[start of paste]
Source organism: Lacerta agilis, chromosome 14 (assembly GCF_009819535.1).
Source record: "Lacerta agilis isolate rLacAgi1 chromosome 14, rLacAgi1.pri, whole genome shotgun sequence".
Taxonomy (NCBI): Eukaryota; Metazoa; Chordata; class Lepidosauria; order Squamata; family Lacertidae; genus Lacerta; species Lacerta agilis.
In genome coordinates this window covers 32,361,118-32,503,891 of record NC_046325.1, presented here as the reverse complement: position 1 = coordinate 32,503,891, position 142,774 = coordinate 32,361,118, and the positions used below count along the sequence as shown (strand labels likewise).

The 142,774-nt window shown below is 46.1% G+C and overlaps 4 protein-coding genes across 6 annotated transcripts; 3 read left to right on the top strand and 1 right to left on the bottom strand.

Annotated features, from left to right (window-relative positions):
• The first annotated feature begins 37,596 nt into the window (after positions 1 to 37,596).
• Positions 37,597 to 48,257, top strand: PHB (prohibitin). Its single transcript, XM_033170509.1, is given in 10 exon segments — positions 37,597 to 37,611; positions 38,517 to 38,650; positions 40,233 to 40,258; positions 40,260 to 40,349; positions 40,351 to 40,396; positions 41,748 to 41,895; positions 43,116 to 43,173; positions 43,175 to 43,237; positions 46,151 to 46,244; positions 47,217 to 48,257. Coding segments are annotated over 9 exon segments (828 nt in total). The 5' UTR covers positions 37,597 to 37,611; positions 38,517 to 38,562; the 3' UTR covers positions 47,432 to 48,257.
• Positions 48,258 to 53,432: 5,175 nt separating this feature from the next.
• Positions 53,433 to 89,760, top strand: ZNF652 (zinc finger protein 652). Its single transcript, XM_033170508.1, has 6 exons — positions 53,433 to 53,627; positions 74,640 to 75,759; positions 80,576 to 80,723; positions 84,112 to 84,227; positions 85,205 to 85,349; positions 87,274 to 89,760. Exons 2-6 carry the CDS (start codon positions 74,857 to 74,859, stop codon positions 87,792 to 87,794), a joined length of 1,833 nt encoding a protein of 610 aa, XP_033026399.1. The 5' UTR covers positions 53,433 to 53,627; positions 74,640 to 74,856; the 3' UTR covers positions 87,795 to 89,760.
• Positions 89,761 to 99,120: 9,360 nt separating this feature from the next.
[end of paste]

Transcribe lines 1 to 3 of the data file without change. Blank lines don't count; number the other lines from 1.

Source organism: Lacerta agilis, chromosome 14 (assembly GCF_009819535.1).
Source record: "Lacerta agilis isolate rLacAgi1 chromosome 14, rLacAgi1.pri, whole genome shotgun sequence".
Taxonomy (NCBI): Eukaryota; Metazoa; Chordata; class Lepidosauria; order Squamata; family Lacertidae; genus Lacerta; species Lacerta agilis.